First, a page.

Henry Fielding was born in Somerset, England, 1707 to an aristocratic family which soon found itself out of money and out of luck. His mother died when he was ten, and his father, a General in King George's Army, died penniless not long after. At the age of 12, his maternal grandmother sent him to Eton for schooling, where he learned the art of writing, with an eye toward the satirical. In the summer of 1725, he and James Lewis, his servant, were involved in a brawl over Sara Andrews, a 15-year-old heiress with whom Henry was infatuated. Two months later, he convinced James to help him abduct Sara on her way to church along with another man named Andrew Tucker; they failed, and while the constables captured James not long after, Henry drew up some leaflets ridiculing Andrew and his family, posted them up about town, and then ran away.
Over the years, Henry wrote many stories, married a woman named Charlotte, had three daughters, attended school in the Netherlands and England, and worked at various times as a theater manager, newspaper editor, and judge. After Charlotte died, he then married his second wife, Mary, who was six months pregnant with their son William at the time; they ended up having four more children in the years that followed. In 1749, Henry published his most well-known work, the satire Tom Jones, modelling the heroine after Sara Andrews, the girl that he stalked as a teenager. He continued to work as a judge, and was responsible for some sweeping reforms of law enforcement, including founding the Britain's first professional police department.
In 1754, Henry, suffering from asthma, gout, and jaundice, departed his home in order to move to Lisbon, Portugal, hoping that the warmer weather would benefit his health, accompanied by his wife and eldest daughter. One he reached the shipyards, the atmosphere soured; he was so bloated and immobile that he had to be lifted aboard by use of a chair rigged with pulleys, and as he was being carried to his cabin, a gauntlet of sailors jeered and taunted him without mercy, and the captain himself impressed himself upon Henry as a repulsive lout.
On July 11 of that year, he later related, the ship was not making much headway despite the sails being fully deployed, when a small kitten, one of five cats accompanying Fielding and the crew, fell out of a window and into the Atlantic Ocean. Someone shouted that a kitten had washed overboard, and the captain cried out an alarm. The sails were dropped, the ship was immediately wheeled about as the captain of the ship, greatly concerned, frantically guided the ship around to pick up its tiny "man overboard". The captain's concern pleasantly surprised Henry, but he did not expect that the poor kitten would be recovered.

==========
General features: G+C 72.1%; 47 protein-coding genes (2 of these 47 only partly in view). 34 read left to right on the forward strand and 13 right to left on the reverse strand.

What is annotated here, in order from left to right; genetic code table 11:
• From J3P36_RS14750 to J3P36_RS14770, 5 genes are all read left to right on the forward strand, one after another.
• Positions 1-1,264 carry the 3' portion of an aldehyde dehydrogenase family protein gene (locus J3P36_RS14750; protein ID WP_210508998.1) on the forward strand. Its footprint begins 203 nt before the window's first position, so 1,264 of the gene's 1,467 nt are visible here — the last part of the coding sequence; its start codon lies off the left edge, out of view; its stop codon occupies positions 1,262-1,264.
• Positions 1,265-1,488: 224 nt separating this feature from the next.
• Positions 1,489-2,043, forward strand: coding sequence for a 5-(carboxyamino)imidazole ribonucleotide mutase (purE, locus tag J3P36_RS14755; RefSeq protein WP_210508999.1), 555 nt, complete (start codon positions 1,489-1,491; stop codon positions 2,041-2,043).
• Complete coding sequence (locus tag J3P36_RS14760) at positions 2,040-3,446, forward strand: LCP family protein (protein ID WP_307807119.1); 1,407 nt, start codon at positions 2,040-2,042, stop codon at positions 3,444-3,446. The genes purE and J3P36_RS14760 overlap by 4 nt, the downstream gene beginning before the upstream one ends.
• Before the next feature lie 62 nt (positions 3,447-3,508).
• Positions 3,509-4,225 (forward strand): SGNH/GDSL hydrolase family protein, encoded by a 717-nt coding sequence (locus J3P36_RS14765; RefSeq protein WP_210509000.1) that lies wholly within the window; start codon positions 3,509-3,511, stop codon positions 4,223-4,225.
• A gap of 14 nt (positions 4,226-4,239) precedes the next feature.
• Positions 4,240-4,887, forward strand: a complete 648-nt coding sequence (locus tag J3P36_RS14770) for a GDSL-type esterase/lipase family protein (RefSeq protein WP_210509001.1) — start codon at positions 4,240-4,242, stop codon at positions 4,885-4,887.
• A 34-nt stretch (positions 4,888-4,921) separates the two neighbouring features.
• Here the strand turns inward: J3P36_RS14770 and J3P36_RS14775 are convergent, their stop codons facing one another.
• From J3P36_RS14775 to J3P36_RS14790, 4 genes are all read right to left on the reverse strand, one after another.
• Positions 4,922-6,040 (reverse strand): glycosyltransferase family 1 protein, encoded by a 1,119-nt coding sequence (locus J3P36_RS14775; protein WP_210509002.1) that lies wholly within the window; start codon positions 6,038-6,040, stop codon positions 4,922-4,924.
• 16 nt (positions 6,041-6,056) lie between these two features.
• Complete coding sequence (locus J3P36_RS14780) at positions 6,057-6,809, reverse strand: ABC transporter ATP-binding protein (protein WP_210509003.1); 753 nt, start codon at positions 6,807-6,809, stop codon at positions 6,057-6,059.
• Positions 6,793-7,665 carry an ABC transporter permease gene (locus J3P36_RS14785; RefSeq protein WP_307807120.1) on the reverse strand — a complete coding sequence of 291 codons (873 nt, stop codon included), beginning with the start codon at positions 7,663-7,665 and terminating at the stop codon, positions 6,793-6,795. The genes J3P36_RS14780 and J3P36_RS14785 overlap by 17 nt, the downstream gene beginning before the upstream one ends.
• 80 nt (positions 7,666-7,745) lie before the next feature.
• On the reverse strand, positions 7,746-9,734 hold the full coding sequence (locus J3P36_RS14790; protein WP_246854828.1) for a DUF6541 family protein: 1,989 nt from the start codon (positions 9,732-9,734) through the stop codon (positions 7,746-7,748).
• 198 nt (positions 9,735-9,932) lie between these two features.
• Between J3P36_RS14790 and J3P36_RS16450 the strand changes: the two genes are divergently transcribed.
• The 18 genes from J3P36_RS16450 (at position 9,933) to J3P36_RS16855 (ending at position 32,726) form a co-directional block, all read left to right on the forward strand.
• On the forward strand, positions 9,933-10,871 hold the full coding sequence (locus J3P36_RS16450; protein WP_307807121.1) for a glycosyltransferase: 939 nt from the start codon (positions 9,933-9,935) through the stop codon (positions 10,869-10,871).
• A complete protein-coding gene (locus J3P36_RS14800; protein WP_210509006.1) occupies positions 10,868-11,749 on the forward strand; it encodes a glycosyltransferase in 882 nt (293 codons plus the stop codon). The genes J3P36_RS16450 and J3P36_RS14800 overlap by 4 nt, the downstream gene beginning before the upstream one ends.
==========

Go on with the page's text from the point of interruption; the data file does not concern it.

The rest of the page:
The boatswain, however, tore off his jacket and shirt, and dove into the churning water. After disappearing for a while beneath the waves, he returned with the motionless kitten in his mouth. The sailor climbing up the ladder and laid the waterlogged feline out on the deck of the ship to let him dry in the sunlight. A crowd gathered around, but there were no signs of life from the kitten; the captain put on a brave face, and remarked to those around him that he would rather have lost a cask of brandy or rum. Resigning himself to fate, he then went below decks to resume a backgammon game he had started earlier with a Portuguese friar.
Against all odds, Henry later wrote, the kitten regained consciousness and recovered completely, to the great joy of some of the sailors; the more superstitious ones believed that the drowning of a cat portended a good wind for their travels, and for that reason expressed dismay at the kitten's surprising recovery. Henry survived only for a few months in Lisbon, succumbing to his myriad health problems, but the kitten lived to enjoy a full life, probably as a shipboard mouser.
Links and Sources:
"Henry Fielding (1707-1754)" on The Dorset Page, retrieved March 18, 2012.
"Henry Fielding (1707-1754)" on Books and Writers, retrieved March 18, 2012.
Journal of a Voyage to Lisbon, by Henry Fielding, published in 1755, available on the web here.
Engraving of Henry Fielding is in the public domain, and is on Wikimedia Commons.
Photo of 18th century sailing ship from Maritime Connector.
Photo of cat on a hammock from the Sun newspaper, March 18, 2012.
"Henry Fielding's Journey" © 2015 by James Husband.